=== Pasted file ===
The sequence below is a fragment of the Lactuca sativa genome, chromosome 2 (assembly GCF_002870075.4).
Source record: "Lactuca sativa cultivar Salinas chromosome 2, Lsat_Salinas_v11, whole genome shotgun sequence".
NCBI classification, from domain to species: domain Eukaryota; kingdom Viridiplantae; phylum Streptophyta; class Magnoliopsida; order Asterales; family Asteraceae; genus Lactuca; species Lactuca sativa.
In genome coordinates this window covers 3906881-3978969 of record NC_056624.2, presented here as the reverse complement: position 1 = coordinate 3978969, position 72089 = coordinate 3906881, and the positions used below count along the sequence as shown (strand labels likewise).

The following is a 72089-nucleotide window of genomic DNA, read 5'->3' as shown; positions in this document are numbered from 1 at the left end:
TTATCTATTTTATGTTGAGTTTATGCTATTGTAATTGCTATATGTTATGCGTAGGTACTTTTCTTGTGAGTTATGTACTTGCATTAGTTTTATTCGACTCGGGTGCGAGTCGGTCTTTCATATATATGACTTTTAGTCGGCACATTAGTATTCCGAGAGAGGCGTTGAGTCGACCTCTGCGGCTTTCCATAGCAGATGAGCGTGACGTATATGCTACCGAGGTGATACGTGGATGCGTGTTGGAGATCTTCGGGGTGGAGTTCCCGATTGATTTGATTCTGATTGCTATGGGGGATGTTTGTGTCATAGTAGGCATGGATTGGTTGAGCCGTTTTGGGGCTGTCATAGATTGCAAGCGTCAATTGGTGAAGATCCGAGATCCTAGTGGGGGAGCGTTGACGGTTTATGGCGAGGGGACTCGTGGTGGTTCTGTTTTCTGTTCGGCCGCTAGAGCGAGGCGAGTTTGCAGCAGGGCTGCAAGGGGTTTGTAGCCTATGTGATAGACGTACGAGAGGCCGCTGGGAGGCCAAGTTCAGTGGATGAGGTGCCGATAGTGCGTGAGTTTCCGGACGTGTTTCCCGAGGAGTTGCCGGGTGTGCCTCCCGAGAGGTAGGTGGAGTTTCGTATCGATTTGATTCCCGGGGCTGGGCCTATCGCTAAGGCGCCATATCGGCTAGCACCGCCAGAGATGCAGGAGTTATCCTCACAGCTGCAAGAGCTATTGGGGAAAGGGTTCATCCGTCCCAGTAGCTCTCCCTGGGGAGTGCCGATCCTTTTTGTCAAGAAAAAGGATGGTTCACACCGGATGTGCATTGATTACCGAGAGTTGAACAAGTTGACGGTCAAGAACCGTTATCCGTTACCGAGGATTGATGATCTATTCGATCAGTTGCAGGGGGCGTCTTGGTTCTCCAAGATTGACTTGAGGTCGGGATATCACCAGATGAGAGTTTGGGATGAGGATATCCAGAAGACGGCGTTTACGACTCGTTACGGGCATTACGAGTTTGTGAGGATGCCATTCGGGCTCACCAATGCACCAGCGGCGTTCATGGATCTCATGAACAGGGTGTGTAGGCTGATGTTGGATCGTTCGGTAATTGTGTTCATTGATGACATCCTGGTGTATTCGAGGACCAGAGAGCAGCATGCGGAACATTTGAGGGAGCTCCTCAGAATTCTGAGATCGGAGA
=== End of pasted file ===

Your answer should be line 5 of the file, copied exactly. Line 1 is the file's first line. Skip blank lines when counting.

The following is a 72089-nucleotide window of genomic DNA, read 5'->3' as shown; positions in this document are numbered from 1 at the left end: